India regained their No.1 position in Tests with a massive 178-run victory against New Zealand on a tricky pitch that gave them an unassailable 2-0 lead in the series.
A confident innings from Tom Latham saw New Zealand start strong but without their best batsman and captain Kane Williamson, saving the Test was always going to be tough. India’s bowling craft was its best too.
As expected from a fourth day pitch, the spinners finally came into play but pacers played a vital part as well. Add to that Wridhhiman Saha’s gritty unbeaten knocks before an outstanding stint with the gloves and India never looked in danger of losing their way despite the visitors being 104/1 at one time. And then there was Virat Kohli’s instinct that is making him slowly look the captain India long needed to harness their talent.
This win has come off a combined effort but for Saha, it will be special. Two unbeaten fifties have firmly established his credentials as a No.7 who can buttress the innings when needed. He isn’t the most graceful batsman, especially against pacers who have often jarred his hands and other parts of his body, but Saha has shown the courage to ride out the initial attacks and slowly make his presence felt. And when he backs his batting with the kind of catching that got Tom Latham out after a stubborn innings, India know they have the right person at the right position.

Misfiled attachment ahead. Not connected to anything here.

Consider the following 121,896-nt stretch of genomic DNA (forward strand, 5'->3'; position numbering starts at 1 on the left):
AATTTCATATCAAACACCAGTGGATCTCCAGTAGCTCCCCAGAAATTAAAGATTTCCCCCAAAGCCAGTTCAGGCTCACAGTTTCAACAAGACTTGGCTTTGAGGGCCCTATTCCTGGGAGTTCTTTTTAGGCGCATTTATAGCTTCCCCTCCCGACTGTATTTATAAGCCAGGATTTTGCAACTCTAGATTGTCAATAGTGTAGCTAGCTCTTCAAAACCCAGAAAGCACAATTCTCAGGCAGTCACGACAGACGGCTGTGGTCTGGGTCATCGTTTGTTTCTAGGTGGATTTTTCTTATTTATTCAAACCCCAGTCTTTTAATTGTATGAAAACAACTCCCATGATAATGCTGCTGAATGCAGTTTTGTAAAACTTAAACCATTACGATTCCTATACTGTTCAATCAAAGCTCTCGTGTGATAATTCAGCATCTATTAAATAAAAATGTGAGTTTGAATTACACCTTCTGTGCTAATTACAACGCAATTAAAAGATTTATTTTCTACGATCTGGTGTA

Only after the dismissal of Latham --- in the first over after tea --- did India look likely to repeat their Eden feat of 2001 where they got the last seven wickets in the last session on Day 5. Here, another grueling day awaited New Zealand if they could get past the fourth.
Still they showed some fight with the bat in a series that hasn’t been dominated by batsmen. Both teams are yet to score 400. And it took four innings for a team to put up a 50-run opening partnership in this Test. It could have been broken earlier though. Mohammed Shami hit Martin Guptill plumb on his pad but his appeal was turned down. Next time he appealed again, against Mitchell Santner, there was no ambiguity.
Guptill however couldn’t utilise his second life. First over after lunch, he was done in by the dip of R Ashwin and ended leg-before. Henry Nicholls stitched a good 49-run partnership before edging Ravindra Jadeja to Ajinkya Rahane at slip. By the time Ross Taylor was snared by Ashwin, hopes of an early finish to the Test were on the rise.
After the close of play, Kohli said he didn’t want to wake up 6.30 am on Tuesday. Home boy Saha made his wish come true and also ensured Kolkata wasn’t distracted from another day of Puja buildup. Despite producing one of the best innings of the series, Latham was bound to run out of patience one time. Ashwin’s drift was an entrapment, inviting him to drive but spinning viciously in the last second to take a faintest edge that Saha pouched superbly.
Another home boy Shami kept his end of the deal too. With the pitch showing signs of slowing down, Jadeja and Ashwin were primed for long spells. But Kohli hardly adheres to convention. He brought Shami from the clubhouse end for a six-over spell. Santner already sent home, Shami beat BJ Watling’s outer edge to shatter his off-stump.
Visibly tired, Shami was given a break by Kohli who put Jadeja and Bhuvneshwar Kumar in charge of the bowling. That too worked like a charm with Luke Ronchi and Jeetan Patel being dismissed in consecutive overs. The next two wickets took some time to come but with the right bowlers at their disposal, India were never short on patience.